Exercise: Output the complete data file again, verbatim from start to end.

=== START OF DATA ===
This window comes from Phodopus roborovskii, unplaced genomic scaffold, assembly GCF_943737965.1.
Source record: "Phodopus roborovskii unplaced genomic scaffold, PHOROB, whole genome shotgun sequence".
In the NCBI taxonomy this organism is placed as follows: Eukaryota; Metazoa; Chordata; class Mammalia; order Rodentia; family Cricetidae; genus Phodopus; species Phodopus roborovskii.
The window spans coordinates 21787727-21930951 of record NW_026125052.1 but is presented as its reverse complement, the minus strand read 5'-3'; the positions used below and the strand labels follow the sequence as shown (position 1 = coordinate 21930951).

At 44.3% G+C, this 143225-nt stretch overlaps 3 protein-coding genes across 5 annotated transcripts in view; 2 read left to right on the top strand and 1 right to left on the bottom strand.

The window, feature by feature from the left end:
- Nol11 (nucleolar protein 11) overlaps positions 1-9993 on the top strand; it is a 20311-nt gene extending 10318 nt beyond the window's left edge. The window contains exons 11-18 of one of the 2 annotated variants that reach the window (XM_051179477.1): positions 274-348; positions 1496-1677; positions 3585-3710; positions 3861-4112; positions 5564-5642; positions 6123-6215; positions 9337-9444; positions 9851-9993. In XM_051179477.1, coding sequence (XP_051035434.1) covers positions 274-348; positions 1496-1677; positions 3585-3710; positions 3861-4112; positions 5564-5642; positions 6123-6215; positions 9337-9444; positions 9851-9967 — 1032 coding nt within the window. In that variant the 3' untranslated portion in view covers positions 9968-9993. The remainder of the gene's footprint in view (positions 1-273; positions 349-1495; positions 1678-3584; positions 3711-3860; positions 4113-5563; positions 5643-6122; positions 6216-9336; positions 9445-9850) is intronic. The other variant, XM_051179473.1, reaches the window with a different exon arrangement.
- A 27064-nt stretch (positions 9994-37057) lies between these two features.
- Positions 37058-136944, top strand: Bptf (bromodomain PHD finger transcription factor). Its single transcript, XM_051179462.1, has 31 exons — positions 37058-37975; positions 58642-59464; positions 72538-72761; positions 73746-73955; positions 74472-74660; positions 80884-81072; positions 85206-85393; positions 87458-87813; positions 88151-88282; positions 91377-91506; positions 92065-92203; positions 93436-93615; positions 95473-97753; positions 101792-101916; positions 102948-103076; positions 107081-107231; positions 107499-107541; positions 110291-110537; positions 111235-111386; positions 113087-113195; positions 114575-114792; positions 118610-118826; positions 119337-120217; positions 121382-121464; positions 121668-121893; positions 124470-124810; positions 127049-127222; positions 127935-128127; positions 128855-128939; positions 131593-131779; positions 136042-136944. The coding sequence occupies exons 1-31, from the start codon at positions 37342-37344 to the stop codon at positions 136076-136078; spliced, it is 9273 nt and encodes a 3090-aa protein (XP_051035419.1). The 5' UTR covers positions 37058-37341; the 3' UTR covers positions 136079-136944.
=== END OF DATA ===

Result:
This window comes from Phodopus roborovskii, unplaced genomic scaffold, assembly GCF_943737965.1.
Source record: "Phodopus roborovskii unplaced genomic scaffold, PHOROB, whole genome shotgun sequence".
In the NCBI taxonomy this organism is placed as follows: Eukaryota; Metazoa; Chordata; class Mammalia; order Rodentia; family Cricetidae; genus Phodopus; species Phodopus roborovskii.
The window spans coordinates 21787727-21930951 of record NW_026125052.1 but is presented as its reverse complement, the minus strand read 5'-3'; the positions used below and the strand labels follow the sequence as shown (position 1 = coordinate 21930951).

At 44.3% G+C, this 143225-nt stretch overlaps 3 protein-coding genes across 5 annotated transcripts in view; 2 read left to right on the top strand and 1 right to left on the bottom strand.

The window, feature by feature from the left end:
- Nol11 (nucleolar protein 11) overlaps positions 1-9993 on the top strand; it is a 20311-nt gene extending 10318 nt beyond the window's left edge. The window contains exons 11-18 of one of the 2 annotated variants that reach the window (XM_051179477.1): positions 274-348; positions 1496-1677; positions 3585-3710; positions 3861-4112; positions 5564-5642; positions 6123-6215; positions 9337-9444; positions 9851-9993. In XM_051179477.1, coding sequence (XP_051035434.1) covers positions 274-348; positions 1496-1677; positions 3585-3710; positions 3861-4112; positions 5564-5642; positions 6123-6215; positions 9337-9444; positions 9851-9967 — 1032 coding nt within the window. In that variant the 3' untranslated portion in view covers positions 9968-9993. The remainder of the gene's footprint in view (positions 1-273; positions 349-1495; positions 1678-3584; positions 3711-3860; positions 4113-5563; positions 5643-6122; positions 6216-9336; positions 9445-9850) is intronic. The other variant, XM_051179473.1, reaches the window with a different exon arrangement.
- A 27064-nt stretch (positions 9994-37057) lies between these two features.
- Positions 37058-136944, top strand: Bptf (bromodomain PHD finger transcription factor). Its single transcript, XM_051179462.1, has 31 exons — positions 37058-37975; positions 58642-59464; positions 72538-72761; positions 73746-73955; positions 74472-74660; positions 80884-81072; positions 85206-85393; positions 87458-87813; positions 88151-88282; positions 91377-91506; positions 92065-92203; positions 93436-93615; positions 95473-97753; positions 101792-101916; positions 102948-103076; positions 107081-107231; positions 107499-107541; positions 110291-110537; positions 111235-111386; positions 113087-113195; positions 114575-114792; positions 118610-118826; positions 119337-120217; positions 121382-121464; positions 121668-121893; positions 124470-124810; positions 127049-127222; positions 127935-128127; positions 128855-128939; positions 131593-131779; positions 136042-136944. The coding sequence occupies exons 1-31, from the start codon at positions 37342-37344 to the stop codon at positions 136076-136078; spliced, it is 9273 nt and encodes a 3090-aa protein (XP_051035419.1). The 5' UTR covers positions 37058-37341; the 3' UTR covers positions 136079-136944.